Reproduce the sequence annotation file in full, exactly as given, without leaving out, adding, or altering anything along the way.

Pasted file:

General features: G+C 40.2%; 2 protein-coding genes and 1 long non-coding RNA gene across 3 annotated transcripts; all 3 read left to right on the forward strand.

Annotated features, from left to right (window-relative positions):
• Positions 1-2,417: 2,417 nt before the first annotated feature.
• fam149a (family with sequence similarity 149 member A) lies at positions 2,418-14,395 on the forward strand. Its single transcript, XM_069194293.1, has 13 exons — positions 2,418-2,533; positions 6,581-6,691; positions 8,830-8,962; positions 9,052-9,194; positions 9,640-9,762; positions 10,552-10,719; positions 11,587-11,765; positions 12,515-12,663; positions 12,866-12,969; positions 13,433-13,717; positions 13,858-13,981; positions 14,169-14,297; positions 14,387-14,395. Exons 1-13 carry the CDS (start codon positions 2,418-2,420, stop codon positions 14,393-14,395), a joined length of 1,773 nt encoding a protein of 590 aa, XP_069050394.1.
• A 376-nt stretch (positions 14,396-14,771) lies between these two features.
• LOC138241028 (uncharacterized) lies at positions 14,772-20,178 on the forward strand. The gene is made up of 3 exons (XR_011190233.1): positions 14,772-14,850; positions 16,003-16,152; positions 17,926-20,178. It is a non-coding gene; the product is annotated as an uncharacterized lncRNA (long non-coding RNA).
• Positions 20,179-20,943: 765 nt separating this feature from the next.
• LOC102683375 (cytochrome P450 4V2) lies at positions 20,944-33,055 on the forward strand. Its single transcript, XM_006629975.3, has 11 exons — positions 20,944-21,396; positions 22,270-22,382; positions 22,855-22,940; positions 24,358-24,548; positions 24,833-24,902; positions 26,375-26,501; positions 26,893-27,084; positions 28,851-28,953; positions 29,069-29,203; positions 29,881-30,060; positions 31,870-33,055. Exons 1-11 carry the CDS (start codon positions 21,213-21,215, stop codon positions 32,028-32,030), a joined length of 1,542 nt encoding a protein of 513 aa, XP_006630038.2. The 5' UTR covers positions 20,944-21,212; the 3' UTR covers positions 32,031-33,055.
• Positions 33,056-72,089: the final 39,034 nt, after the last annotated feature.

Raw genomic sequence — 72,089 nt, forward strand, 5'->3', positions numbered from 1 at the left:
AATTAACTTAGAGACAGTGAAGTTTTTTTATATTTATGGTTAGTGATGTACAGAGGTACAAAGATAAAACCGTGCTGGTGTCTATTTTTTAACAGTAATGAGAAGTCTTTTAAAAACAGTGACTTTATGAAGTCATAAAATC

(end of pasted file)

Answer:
General features: G+C 40.2%; 2 protein-coding genes and 1 long non-coding RNA gene across 3 annotated transcripts; all 3 read left to right on the forward strand.

Annotated features, from left to right (window-relative positions):
• Positions 1-2,417: 2,417 nt before the first annotated feature.
• fam149a (family with sequence similarity 149 member A) lies at positions 2,418-14,395 on the forward strand. Its single transcript, XM_069194293.1, has 13 exons — positions 2,418-2,533; positions 6,581-6,691; positions 8,830-8,962; positions 9,052-9,194; positions 9,640-9,762; positions 10,552-10,719; positions 11,587-11,765; positions 12,515-12,663; positions 12,866-12,969; positions 13,433-13,717; positions 13,858-13,981; positions 14,169-14,297; positions 14,387-14,395. Exons 1-13 carry the CDS (start codon positions 2,418-2,420, stop codon positions 14,393-14,395), a joined length of 1,773 nt encoding a protein of 590 aa, XP_069050394.1.
• A 376-nt stretch (positions 14,396-14,771) lies between these two features.
• LOC138241028 (uncharacterized) lies at positions 14,772-20,178 on the forward strand. The gene is made up of 3 exons (XR_011190233.1): positions 14,772-14,850; positions 16,003-16,152; positions 17,926-20,178. It is a non-coding gene; the product is annotated as an uncharacterized lncRNA (long non-coding RNA).
• Positions 20,179-20,943: 765 nt separating this feature from the next.
• LOC102683375 (cytochrome P450 4V2) lies at positions 20,944-33,055 on the forward strand. Its single transcript, XM_006629975.3, has 11 exons — positions 20,944-21,396; positions 22,270-22,382; positions 22,855-22,940; positions 24,358-24,548; positions 24,833-24,902; positions 26,375-26,501; positions 26,893-27,084; positions 28,851-28,953; positions 29,069-29,203; positions 29,881-30,060; positions 31,870-33,055. Exons 1-11 carry the CDS (start codon positions 21,213-21,215, stop codon positions 32,028-32,030), a joined length of 1,542 nt encoding a protein of 513 aa, XP_006630038.2. The 5' UTR covers positions 20,944-21,212; the 3' UTR covers positions 32,031-33,055.
• Positions 33,056-72,089: the final 39,034 nt, after the last annotated feature.

Raw genomic sequence — 72,089 nt, forward strand, 5'->3', positions numbered from 1 at the left:
AATTAACTTAGAGACAGTGAAGTTTTTTTATATTTATGGTTAGTGATGTACAGAGGTACAAAGATAAAACCGTGCTGGTGTCTATTTTTTAACAGTAATGAGAAGTCTTTTAAAAACAGTGACTTTATGAAGTCATAAAATC